Peter Moore and the “Cycle” of Love
As is the case with many artists in all forms of art, Peter Moore has always shown a reluctance to be artistically inactive. In fact, he states quite memorably that the only time in his life when he was NOT writing songs was before the age of four and between the ages of seven and ten, the latter which saw him conform a bit to the conventions of childhood by pursuing football like the other boys on the playground. Afterwards though, he resumed his passion for music, one that was evident ever since he wrote his first song at the age of four. Like how some people feel distraught when they are unable to find time to work on aspects of life that have become previously habitual to them, Moore appears to be one of those individuals who would write dozens of songs even if there was no intended audience. There certainly is one for him though, as Moore has been active in prominent projects ever since he joined Think Tree (previously Psychotech) in the late ‘80s. The band saw only moderate financial success before their break-up in 1994, but managed to accomplish several feats like opening for Nine Inch Nails and appearing on MTV quite a few times in addition to a world tour. Moore’s big break, however, arrived when he formed Count Zero, thanks in part to a certain video game that involved a plastic guitar and plenty of falsified self-esteem.
While it may be true that most of Count Zero’s recognition derives from the two songs – “Sail Your Ship By” and “Radium Eyes” – that were featured on Guitar Hero and Guitar Hero II, respectively, it says enough of their structural delivery for a concise interpretation. Like most of the tracks on those two games, immediate accessibility with memorable melodic content is highly prevalent among his featured material. His solo efforts encompass little difference, as Moore’s ability to tread between various styles remains commendable and constantly riveting. In addition to his more eclectic qualities, the only glaring difference between his more perceived work with Count Zero and his eponymous solo material is the level of intricacy. While his solo work is actually quite the opposite of intimidating or inaccessible, the tracks on his debut solo album, One Ride, exhibit a broader scope than fans may usually be accustomed to. And while this larger sense of ambition may occasionally overwhelm itself in the midst of an album that is very much thematic, the successes outweigh the faults by a very large margin. The album depicts four characters in phone-based dialogues that portray the “cycle” of love in its entirety. Like the majority of tracks on One Ride, it serves neither distracting nor overwhelming and proves enjoyable for the most part. While his approach remains consistently within the realm of pop, his ability to overlap a variety of genres from the smooth seductiveness of soul and R&B to the catchy snappiness of power-punk is admirable.
Any attendees at one of Moore’s shows would likely tell you that he practically defines what it is to be a solo performer. I have not witnessed one of his performances myself, but it is apparently a very hands-on experience that sees him playing piano while simultaneously handling percussion and switching to a large variety of other instruments. It seems like a cross between Broadway, musical theater, and beatnik performance art; the show appears as an interesting fusion that invigorates many songs that were already enjoyable in their studio form. Speaking of studio form, the production of One Ride saw Moore exhibit the similarly individualistic qualities that he takes on in his live form. Apart from the effective use of strings and brass, Moore plays literally every single instrument on the album. Combined with the fact that he embraces nostalgic pop to a substantial extent, a comparison to the fantastic Bryan Scary is not all that distant. Comparisons found within One Ride itself, though, can tend to be quite diverse (just like the stylistic content). Easily the album’s most radio-friendly track, “If Heaven Ever Knew”, toys with a form of highly enjoyable power-pop that is instrumentally comparable to the likes of XTC while maintaining a form of structural accessibility that is more rooted in the alt-rock guilty pleasures of the ‘90s. It is simply one example of Moore’s excitedly eclectic nature on an album chock full of them.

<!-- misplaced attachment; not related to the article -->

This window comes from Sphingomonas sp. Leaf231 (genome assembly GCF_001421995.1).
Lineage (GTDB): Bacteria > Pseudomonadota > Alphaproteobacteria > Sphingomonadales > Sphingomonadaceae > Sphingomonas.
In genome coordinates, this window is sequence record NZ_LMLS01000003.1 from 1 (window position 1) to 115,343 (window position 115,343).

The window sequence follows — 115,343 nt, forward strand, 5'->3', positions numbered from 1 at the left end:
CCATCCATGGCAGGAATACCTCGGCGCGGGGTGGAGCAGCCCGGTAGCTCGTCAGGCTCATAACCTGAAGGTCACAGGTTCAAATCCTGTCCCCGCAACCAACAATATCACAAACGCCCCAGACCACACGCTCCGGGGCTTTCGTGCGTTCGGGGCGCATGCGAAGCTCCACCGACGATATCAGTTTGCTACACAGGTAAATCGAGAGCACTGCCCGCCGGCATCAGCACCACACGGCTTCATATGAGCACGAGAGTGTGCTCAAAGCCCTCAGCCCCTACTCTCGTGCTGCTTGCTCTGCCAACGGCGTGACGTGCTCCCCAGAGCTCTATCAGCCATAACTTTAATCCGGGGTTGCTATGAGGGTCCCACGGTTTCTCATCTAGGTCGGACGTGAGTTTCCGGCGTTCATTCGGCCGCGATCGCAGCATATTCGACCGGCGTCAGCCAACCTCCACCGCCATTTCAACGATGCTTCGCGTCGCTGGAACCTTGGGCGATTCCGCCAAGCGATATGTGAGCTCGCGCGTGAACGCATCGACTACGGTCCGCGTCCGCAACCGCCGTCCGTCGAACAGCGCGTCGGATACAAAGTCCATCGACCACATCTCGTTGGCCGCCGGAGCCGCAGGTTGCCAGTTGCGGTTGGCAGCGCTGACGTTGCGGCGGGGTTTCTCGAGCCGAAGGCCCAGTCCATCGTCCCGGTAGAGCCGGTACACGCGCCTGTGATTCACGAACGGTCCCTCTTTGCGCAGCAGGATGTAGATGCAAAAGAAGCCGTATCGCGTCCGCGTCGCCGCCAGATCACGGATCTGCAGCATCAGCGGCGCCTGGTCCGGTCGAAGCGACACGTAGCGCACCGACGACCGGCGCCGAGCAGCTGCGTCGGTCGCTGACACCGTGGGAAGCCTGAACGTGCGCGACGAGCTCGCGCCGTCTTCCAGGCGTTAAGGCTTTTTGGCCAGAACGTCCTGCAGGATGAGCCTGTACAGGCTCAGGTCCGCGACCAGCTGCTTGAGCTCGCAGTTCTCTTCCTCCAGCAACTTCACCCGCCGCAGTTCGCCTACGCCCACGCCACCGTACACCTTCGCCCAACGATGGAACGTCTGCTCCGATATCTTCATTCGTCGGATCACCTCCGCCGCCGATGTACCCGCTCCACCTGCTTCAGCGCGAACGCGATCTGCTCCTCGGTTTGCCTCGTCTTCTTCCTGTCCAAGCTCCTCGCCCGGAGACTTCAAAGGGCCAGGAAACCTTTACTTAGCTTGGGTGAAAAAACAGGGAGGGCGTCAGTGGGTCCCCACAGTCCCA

Since I consider myself a sucker for soul and R&B tracks that are actually done the right way with the right influences in mind, my two favorite tracks on One Ride are “Sister Sunshine” and “Droppin’ Trou’”. The lighthearted “Sister Sunshine” begins with nothing more than percussion and a twinkling key progression, steadily complemented by an occasional bass line that precedes the subtle entry of a guitar. “Your love’s a gift for me, it shines like a Christmas tree,” he sings during the progressive chorus, an evidently enjoyable section of a track that capitalizes on an initially surprising degree of melodic diversity within its accessible demeanor. As best demonstrated during the bridge around 02:07, he is able to seamlessly make a vocal transition between high and low ranges of pitch to somehow find a stunningly suitable ground for his soul-laced stylistic aim; it is an aim that he accomplishes with no hesitation or desperation. Apart from the elements of pop during the first 30 seconds or so of “Droppin’ Trou’”, the remainder of the track reminds me of the smooth mixture of pop and R&B that the Paul Weller-fronted The Style Council achieved with such resounding success. Thanks to his stellar vocal ability, multi-instrumental talents, and highly prevalent passion for songwriting and performance arts, One Ride is a stellar debut album that should find Moore further recognition beyond the hordes of Guitar Hero-obsessed teenagers.
- Paul Weller